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Immunizations - Adult Immunizations

Other immunizations

You may need or want additional immunizations if certain situations raise your chance for exposure to disease. Or you may have missed shots when you were younger. Or a vaccine may not have been offered when you were younger. These immunizations may include:

Chickenpox (varicella)(What is a PDF document?)

This is important if you never had chickenpox or never got this shot.

This shot (called Varivax) protects against chickenpox. Chickenpox infection can be very serious when it occurs after childhood.

Who should get it?

  • Adults who are not already immune to the chickenpox virus need two doses, given at least 4 weeks apart.
  • Women who don't have evidence of immunity and recently gave birth should get this shot.

Pregnant women and people with immune system problems should not get this shot.

Human papillomavirus (HPV)

This is important if you never got this shot.

The vaccines Cervarix(What is a PDF document?) and Gardasil(What is a PDF document?) protect against two types of human papillomavirus (HPV) that cause cervical cancer. Gardasil also protects against two types of HPV that cause genital warts. And it protects against some uncommon cancers, such as vaginal cancer.

Who should get it?

  • Females 13 to 26 years old need either Cervarix or Gardasil if they did not get the shot when they were younger. Three doses are given over 6 months.
  • Males 13 to 21 years old need Gardasil if they did not get the shot when they were younger. Three doses are given over 6 months.
  • Males 22 to 26 years old who have a weak immune system or who have sex with men need Gardasil if they did not get the shot when they were younger. Three doses are given over 6 months.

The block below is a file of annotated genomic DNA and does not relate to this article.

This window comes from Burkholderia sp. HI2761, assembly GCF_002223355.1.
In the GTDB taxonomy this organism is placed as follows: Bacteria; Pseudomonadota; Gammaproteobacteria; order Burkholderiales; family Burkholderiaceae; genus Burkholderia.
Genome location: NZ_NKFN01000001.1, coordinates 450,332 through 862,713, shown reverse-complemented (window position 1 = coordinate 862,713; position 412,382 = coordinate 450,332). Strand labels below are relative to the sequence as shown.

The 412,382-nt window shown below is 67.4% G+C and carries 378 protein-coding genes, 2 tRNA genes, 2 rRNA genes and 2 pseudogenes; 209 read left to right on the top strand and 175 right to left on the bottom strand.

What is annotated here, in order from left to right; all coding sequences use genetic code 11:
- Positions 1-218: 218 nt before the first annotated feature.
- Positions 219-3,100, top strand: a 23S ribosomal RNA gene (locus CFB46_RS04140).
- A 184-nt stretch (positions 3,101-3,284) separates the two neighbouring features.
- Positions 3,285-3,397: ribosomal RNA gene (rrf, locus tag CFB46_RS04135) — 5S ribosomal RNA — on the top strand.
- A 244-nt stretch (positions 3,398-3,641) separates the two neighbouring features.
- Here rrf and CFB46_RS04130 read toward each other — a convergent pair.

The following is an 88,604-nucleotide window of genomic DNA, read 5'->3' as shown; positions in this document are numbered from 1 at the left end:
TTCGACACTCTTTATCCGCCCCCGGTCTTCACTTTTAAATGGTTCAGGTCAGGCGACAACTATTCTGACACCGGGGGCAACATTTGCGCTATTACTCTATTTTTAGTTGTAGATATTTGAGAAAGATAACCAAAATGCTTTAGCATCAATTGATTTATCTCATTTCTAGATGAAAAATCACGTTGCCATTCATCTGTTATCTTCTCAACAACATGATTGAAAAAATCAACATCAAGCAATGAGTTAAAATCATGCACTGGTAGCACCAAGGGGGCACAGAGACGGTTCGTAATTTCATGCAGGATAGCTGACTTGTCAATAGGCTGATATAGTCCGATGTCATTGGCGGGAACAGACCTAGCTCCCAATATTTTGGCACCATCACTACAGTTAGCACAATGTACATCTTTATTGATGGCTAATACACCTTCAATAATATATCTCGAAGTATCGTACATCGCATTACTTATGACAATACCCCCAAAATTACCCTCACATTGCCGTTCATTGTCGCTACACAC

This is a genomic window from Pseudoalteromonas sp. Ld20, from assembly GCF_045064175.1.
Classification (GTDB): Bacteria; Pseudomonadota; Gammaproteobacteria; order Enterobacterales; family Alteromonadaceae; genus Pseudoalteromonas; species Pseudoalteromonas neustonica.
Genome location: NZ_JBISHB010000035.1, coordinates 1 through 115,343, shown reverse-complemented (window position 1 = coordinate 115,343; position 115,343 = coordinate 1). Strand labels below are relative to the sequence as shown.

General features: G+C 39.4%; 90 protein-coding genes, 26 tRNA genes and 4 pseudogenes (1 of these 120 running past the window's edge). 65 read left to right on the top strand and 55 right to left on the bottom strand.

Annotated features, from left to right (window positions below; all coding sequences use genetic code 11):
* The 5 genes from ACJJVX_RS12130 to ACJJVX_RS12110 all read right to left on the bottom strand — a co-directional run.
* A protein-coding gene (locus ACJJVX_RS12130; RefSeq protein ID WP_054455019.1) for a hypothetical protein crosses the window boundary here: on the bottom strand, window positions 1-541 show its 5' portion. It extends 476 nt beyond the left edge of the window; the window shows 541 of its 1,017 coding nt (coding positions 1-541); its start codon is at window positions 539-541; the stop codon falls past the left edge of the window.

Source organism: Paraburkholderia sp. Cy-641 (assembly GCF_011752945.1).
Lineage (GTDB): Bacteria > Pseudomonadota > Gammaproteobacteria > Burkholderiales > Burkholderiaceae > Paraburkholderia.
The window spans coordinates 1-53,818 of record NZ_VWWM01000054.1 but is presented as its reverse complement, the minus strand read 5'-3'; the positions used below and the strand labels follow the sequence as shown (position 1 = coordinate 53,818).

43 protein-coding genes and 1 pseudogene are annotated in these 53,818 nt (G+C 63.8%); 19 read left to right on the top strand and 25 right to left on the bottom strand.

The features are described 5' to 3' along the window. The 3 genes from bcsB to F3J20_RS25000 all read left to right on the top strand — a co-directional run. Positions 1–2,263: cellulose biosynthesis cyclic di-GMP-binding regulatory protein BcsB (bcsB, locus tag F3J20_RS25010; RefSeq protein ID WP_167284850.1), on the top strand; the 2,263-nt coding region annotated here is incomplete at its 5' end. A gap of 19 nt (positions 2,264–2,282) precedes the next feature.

If you already have HPV infection, talk with your doctor about whether to get immunized. The shot has not been shown to help existing HPV infection, but it may protect you from other HPV infections.

Measles, mumps, and rubella (MMR)(What is a PDF document?)

This is important if you never got this shot or never had these diseases.

This shot protects against measles, mumps, and rubella.

Who should get it?

  • Adults born during or after 1957 may need one or two doses if they do not have evidence of immunity.

Women should avoid becoming pregnant for 28 days after getting the MMR shot. Women who are known or suspected to be pregnant and people who have impaired immune systems should not get this shot.

Meningococcal (conjugate or polysaccharide, depending on your age)(What is a PDF document?)

This shot protects against a bacteria that causes meningitis and blood infections (sepsis).

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WebMD Medical Reference from Healthwise

Last Updated: May 01, 2013
This information is not intended to replace the advice of a doctor. Healthwise disclaims any liability for the decisions you make based on this information.
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